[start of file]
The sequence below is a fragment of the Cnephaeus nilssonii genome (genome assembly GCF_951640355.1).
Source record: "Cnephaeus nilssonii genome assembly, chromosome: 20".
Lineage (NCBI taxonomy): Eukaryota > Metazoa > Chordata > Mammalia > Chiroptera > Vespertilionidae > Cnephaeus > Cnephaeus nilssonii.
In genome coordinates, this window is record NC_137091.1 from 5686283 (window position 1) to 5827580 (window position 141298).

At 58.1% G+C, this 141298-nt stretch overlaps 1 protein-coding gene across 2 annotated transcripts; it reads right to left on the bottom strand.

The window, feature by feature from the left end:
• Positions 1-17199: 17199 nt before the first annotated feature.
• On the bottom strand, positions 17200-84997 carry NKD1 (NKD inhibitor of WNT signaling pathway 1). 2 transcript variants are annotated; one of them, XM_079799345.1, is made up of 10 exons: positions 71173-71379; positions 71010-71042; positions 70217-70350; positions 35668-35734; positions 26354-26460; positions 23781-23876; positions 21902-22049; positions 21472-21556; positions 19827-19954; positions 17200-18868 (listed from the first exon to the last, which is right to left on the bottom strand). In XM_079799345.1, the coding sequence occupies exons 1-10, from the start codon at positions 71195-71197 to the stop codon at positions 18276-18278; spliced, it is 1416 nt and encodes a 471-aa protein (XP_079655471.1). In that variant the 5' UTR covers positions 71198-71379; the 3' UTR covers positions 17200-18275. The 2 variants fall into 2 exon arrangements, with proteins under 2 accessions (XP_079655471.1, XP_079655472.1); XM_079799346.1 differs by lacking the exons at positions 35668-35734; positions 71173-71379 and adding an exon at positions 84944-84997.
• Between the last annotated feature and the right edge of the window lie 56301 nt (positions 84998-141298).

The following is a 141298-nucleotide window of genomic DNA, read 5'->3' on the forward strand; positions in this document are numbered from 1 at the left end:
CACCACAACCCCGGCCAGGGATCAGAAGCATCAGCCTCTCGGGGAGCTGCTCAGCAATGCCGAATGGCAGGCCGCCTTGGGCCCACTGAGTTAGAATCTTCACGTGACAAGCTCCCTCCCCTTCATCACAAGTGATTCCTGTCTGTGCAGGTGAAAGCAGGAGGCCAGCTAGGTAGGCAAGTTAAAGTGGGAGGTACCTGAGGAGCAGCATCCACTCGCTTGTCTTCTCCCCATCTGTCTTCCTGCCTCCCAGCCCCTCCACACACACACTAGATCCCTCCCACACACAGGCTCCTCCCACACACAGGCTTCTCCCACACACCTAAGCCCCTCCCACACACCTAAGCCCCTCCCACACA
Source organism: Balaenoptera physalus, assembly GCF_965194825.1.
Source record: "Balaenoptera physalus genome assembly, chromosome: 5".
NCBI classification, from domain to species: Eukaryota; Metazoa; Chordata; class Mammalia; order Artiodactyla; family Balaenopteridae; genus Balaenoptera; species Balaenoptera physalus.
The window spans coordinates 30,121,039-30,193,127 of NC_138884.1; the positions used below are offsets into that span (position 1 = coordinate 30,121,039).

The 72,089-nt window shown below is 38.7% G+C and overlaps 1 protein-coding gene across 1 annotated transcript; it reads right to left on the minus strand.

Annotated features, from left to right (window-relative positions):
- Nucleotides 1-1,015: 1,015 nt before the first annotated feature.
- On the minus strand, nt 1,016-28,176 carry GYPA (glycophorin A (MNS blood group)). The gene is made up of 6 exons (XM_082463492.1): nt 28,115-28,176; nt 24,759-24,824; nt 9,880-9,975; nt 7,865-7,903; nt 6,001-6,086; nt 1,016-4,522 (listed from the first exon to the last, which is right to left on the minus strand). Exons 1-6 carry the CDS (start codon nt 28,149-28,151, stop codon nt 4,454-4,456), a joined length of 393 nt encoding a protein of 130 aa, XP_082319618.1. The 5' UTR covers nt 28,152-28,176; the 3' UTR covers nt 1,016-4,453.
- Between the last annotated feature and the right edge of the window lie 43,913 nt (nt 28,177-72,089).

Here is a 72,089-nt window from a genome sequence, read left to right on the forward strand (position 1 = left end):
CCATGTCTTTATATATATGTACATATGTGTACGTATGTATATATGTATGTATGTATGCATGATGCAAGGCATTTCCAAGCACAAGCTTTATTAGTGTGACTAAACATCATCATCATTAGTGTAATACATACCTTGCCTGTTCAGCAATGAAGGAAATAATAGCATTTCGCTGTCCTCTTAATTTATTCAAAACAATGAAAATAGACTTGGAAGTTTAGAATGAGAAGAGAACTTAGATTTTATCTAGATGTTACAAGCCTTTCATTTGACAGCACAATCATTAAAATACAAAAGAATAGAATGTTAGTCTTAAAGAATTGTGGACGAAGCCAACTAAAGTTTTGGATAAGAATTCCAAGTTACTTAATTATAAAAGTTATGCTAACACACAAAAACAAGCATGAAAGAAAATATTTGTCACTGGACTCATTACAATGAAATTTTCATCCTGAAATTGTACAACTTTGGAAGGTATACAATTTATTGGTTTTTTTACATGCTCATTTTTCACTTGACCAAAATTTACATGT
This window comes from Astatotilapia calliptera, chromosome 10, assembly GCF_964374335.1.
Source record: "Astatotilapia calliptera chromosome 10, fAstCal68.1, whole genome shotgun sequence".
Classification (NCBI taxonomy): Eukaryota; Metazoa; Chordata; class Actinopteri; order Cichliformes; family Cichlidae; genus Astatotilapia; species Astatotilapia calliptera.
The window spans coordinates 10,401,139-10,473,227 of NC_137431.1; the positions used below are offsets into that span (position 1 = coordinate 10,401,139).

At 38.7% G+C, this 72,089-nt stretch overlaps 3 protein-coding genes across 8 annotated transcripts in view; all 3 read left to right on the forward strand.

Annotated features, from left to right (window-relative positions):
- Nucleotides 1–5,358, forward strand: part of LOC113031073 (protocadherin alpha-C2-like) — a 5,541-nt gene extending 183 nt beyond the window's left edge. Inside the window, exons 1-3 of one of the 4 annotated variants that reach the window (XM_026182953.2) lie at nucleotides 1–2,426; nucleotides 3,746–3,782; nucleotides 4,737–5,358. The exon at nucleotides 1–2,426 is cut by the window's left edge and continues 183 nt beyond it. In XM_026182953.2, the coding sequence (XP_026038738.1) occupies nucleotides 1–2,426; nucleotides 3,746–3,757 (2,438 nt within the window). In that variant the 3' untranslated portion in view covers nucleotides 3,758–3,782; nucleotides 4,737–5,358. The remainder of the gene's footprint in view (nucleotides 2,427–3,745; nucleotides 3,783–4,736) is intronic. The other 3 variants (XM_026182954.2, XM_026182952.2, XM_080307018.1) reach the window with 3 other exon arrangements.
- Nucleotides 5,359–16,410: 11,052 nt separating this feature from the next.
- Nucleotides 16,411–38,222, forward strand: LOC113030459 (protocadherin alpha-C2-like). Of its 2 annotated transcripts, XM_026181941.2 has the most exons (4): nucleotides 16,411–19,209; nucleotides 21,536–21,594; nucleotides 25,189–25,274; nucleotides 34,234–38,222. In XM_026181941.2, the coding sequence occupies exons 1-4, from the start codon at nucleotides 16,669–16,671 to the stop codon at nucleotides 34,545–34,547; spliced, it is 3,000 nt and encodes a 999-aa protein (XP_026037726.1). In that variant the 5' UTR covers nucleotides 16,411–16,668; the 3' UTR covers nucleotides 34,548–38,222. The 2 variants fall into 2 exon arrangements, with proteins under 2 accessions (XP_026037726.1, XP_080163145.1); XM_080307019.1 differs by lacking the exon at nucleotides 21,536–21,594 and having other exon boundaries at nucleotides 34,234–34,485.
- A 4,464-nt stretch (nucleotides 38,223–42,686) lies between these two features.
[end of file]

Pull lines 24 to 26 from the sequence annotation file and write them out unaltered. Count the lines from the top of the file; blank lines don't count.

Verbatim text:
Source record: "Astatotilapia calliptera chromosome 10, fAstCal68.1, whole genome shotgun sequence".
Classification (NCBI taxonomy): Eukaryota; Metazoa; Chordata; class Actinopteri; order Cichliformes; family Cichlidae; genus Astatotilapia; species Astatotilapia calliptera.
The window spans coordinates 10,401,139-10,473,227 of NC_137431.1; the positions used below are offsets into that span (position 1 = coordinate 10,401,139).